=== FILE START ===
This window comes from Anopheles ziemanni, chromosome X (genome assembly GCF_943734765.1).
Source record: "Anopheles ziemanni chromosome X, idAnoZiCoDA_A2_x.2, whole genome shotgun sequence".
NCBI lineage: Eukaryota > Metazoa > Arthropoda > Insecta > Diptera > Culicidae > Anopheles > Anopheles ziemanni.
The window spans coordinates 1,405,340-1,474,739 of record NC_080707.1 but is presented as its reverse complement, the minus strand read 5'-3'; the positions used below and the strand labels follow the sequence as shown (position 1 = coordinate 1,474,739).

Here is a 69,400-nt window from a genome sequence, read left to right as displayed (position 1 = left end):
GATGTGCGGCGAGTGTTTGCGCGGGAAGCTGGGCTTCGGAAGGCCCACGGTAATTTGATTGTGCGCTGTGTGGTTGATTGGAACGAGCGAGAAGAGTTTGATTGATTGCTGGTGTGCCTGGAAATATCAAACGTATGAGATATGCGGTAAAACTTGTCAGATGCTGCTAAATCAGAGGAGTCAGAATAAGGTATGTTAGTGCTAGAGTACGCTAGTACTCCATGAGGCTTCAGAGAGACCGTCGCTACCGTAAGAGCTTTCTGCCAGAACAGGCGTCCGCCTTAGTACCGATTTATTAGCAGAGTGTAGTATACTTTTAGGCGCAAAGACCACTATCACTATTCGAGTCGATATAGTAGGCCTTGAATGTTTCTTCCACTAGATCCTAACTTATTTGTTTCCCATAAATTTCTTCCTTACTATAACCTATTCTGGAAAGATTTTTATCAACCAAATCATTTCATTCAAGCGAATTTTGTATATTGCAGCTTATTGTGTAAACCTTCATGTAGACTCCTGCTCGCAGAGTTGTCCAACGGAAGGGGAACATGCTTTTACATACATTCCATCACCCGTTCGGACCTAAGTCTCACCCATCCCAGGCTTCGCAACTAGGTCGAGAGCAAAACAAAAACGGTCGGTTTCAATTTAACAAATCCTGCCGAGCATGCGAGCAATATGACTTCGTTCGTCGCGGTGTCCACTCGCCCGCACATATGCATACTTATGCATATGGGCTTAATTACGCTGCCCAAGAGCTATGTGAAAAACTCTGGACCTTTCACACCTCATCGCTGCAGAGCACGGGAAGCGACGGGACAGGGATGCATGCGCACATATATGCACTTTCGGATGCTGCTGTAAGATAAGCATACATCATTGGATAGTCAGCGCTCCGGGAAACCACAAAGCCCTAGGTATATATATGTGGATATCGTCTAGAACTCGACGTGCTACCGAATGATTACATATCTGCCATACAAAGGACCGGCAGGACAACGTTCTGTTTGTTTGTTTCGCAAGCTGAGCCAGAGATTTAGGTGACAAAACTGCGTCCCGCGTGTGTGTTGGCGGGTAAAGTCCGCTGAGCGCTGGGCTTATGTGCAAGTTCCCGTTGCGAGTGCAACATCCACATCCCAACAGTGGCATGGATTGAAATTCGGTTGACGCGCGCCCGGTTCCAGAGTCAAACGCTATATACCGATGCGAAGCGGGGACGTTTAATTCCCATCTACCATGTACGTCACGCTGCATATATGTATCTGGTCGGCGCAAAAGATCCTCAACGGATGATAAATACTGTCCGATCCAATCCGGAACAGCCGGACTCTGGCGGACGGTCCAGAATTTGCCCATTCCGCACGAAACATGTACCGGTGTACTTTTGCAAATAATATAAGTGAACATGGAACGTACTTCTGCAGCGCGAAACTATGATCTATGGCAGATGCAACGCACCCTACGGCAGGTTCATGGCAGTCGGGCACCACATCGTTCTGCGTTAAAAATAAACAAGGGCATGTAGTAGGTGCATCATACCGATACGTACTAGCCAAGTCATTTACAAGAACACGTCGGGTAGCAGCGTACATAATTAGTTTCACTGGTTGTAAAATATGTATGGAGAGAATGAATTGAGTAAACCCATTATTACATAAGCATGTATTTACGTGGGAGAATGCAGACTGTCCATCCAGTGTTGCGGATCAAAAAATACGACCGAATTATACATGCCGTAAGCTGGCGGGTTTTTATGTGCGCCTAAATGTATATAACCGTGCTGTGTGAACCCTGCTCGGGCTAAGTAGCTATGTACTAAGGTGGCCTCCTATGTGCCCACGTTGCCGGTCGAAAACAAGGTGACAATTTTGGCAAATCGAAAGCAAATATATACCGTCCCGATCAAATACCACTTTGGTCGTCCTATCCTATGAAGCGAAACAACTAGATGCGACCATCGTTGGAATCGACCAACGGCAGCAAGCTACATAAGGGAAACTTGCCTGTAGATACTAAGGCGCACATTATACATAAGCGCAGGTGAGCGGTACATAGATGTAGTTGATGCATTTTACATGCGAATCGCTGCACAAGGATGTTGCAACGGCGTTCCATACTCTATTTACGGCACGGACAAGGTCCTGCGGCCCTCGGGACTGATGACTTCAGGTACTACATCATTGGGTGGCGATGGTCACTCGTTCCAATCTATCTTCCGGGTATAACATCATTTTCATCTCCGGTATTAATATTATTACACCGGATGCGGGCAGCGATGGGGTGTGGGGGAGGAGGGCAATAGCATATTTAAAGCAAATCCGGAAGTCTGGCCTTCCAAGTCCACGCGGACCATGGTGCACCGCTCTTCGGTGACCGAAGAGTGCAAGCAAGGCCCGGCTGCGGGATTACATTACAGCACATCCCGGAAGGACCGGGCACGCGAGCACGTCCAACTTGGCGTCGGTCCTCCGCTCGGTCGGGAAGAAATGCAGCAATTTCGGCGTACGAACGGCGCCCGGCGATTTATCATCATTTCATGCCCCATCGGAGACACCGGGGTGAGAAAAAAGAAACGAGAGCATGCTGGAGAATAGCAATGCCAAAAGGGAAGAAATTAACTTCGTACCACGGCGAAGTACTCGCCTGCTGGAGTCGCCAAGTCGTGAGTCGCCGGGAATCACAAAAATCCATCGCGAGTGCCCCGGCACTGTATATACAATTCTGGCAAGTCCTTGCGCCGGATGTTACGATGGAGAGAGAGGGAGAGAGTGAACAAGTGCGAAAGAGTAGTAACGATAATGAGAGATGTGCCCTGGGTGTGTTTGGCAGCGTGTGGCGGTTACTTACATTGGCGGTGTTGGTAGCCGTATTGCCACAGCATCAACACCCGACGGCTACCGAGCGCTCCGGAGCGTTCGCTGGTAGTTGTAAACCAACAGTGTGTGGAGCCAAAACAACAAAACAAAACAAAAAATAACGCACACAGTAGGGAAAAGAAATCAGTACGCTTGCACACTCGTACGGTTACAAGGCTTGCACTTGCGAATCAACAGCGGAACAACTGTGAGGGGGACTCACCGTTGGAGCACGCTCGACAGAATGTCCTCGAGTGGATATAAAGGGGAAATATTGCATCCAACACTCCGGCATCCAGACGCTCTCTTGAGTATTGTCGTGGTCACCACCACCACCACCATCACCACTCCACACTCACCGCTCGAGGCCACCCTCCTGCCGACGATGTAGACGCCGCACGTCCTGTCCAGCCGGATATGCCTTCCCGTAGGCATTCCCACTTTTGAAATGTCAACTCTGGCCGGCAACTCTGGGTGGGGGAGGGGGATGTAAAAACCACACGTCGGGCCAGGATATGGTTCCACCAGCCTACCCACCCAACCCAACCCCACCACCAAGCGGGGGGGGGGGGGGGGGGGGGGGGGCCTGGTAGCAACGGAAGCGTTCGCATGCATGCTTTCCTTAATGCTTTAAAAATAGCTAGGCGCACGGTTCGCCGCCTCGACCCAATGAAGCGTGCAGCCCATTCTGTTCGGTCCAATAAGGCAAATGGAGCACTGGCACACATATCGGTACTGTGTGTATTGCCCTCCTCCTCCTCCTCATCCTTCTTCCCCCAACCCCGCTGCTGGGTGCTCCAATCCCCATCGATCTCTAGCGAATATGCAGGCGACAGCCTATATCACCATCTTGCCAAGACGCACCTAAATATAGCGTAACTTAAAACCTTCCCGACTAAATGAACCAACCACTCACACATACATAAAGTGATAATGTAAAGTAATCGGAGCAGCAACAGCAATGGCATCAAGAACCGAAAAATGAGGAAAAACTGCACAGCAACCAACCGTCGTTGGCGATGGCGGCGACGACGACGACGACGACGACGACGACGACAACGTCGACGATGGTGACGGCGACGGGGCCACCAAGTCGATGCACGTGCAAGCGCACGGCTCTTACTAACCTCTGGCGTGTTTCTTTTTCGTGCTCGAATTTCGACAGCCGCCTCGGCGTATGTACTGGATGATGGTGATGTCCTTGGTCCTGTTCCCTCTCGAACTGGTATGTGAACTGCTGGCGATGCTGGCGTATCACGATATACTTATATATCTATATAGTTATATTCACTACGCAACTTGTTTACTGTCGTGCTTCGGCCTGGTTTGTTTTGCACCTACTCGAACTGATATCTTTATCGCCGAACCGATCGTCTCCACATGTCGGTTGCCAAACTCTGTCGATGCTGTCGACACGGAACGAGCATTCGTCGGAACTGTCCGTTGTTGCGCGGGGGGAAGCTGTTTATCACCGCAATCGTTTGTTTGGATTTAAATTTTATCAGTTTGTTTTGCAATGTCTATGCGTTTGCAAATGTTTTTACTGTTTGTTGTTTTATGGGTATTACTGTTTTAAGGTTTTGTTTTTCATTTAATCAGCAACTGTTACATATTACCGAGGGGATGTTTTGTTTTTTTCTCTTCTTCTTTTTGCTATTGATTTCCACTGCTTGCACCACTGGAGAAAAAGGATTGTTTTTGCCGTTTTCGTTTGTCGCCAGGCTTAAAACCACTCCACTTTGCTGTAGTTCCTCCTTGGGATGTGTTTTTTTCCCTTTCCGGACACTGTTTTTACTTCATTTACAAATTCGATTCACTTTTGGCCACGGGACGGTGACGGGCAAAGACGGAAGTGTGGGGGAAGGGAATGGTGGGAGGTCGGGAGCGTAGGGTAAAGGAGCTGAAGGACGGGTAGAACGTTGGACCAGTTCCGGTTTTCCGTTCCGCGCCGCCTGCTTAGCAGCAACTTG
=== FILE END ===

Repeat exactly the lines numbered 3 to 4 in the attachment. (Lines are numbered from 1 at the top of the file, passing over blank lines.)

NCBI lineage: Eukaryota > Metazoa > Arthropoda > Insecta > Diptera > Culicidae > Anopheles > Anopheles ziemanni.
The window spans coordinates 1,405,340-1,474,739 of record NC_080707.1 but is presented as its reverse complement, the minus strand read 5'-3'; the positions used below and the strand labels follow the sequence as shown (position 1 = coordinate 1,474,739).